Thanks. Yeah, I'll talk to a translation recruiter soon, and will ask what they think about the change vs. staying in HR, or combining the two (e.g. social insurance, etc. translation, explanation). I don't want to make any less money than now, and would want to have my annual salary go up by a million ideally.

I check Amazon and Nintendo regularly, but I'm never on at the right time. Last time I was for Nintendo, but I only knew that because the site was down. :(
shounenka
Junior Member
(04-21-2017, 02:24 PM)
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Originally Posted by Theodran

After over 5 months of gut wrenching wait I finally got the word today that my permanent residence application has been accepted and that I will be receiving my postcard to bring to the immigration beaureu somewhere between today and Monday/Tuesday.

Guess I'll be the first to congratulate you on your PR, since it seems no one else did. And right before the ten-year mark, too.


Originally Posted by Hasemo

I don't think that translation pays great in most places (there are exceptions, of course) and I feel that it's quite hard to go higher in the chain when doing it.

This is accurate. Translation is more or less considered clerical work by Japanese managers despite the level of skill involved to do the job very well.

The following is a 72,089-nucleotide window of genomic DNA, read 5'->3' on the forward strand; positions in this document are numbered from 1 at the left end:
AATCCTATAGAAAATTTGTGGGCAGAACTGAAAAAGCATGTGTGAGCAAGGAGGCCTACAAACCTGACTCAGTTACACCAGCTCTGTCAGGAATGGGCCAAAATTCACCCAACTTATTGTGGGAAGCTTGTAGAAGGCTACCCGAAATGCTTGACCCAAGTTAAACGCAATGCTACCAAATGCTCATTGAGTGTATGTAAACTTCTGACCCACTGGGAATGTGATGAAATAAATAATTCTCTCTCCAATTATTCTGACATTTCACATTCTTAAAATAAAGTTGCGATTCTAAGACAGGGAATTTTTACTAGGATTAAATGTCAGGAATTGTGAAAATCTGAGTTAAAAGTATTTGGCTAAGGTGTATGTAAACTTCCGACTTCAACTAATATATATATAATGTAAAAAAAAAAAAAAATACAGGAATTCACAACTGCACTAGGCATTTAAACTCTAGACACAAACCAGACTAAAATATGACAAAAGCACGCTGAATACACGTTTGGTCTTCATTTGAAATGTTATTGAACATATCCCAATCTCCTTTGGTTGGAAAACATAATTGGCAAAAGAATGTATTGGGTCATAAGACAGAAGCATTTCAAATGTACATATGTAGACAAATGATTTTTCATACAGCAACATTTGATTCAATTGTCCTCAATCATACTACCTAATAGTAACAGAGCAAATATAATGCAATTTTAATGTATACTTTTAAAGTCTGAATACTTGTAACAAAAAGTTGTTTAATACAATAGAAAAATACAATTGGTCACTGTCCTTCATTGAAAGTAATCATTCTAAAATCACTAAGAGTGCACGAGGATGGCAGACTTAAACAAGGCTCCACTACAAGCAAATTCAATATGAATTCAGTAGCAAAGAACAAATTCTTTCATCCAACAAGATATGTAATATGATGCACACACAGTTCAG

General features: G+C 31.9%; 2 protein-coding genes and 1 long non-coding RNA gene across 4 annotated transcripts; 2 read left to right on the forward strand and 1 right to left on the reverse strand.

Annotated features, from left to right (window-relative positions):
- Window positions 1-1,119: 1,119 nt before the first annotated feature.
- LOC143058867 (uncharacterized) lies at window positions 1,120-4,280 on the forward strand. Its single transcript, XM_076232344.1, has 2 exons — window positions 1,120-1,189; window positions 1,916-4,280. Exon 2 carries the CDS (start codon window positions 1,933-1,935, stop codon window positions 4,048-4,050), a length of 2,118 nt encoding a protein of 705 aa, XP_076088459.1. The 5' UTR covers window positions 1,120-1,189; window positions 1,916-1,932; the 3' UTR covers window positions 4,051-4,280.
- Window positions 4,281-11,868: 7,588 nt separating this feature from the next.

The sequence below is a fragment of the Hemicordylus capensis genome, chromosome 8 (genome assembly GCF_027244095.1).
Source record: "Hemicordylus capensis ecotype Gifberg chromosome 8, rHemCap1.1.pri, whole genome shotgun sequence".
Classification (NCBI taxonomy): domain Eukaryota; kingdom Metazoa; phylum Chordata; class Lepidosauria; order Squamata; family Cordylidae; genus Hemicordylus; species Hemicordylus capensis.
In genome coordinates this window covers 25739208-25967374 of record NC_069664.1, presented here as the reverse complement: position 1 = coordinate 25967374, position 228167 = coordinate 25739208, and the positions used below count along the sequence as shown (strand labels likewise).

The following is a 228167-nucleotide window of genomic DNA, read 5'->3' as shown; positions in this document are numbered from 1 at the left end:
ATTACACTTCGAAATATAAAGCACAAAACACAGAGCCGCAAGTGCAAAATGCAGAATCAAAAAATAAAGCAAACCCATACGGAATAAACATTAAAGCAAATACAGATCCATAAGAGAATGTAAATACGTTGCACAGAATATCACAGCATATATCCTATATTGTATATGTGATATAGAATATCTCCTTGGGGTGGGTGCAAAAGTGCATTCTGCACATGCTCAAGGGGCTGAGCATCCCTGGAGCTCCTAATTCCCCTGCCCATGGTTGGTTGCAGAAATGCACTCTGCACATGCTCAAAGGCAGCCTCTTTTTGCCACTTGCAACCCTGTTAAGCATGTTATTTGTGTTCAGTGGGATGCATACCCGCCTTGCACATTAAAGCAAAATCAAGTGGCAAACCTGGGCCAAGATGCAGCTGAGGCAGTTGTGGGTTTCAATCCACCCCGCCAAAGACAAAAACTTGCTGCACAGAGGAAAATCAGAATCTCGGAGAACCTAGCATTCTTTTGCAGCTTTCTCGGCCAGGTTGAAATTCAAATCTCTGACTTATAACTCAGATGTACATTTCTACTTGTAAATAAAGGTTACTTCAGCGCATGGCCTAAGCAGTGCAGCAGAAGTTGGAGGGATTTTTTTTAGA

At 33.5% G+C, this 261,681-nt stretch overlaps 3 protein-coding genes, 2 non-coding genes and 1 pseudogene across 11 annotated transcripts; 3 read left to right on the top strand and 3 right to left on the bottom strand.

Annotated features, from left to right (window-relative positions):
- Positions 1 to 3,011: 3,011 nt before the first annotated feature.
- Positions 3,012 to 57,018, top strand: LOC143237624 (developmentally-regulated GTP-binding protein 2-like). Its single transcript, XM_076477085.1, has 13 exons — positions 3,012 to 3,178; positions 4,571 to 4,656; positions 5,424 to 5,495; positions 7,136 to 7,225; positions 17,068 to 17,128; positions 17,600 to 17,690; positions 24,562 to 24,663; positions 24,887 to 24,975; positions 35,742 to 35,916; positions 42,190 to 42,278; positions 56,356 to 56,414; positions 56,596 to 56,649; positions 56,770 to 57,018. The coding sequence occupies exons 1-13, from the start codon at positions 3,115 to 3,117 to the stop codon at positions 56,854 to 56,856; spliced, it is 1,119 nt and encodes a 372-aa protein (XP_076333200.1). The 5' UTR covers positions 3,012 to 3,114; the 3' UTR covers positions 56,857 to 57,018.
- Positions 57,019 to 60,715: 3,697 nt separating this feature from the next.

The exceptions Hasemo mentioned above include translation in the medical, patent and finance fields, and of course freelance. You can get yourself into coveted 8-figure territory if you entrench yourself properly or find the right company (even as an in-house translator).
urfe
Member
(04-21-2017, 10:32 PM)
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Originally Posted by shounenka

This is accurate. Translation is more or less considered clerical work by Japanese managers despite the level of skill involved to do the job very well.

The exceptions Hasemo mentioned above include translation in the medical, patent and finance fields, and of course freelance. You can get yourself into coveted 8-figure territory if you entrench yourself properly or find the right company (even as an in-house translator).

I talke with a translation recruiter yesterday, and it looks like due to a lack of firm experience, it would be a bit of a pay cut to get in the industry.

She recommended if I didn't want to do just translation, I look for work that includes translation, but is not specifically translation, like HR (like now), marketing, etc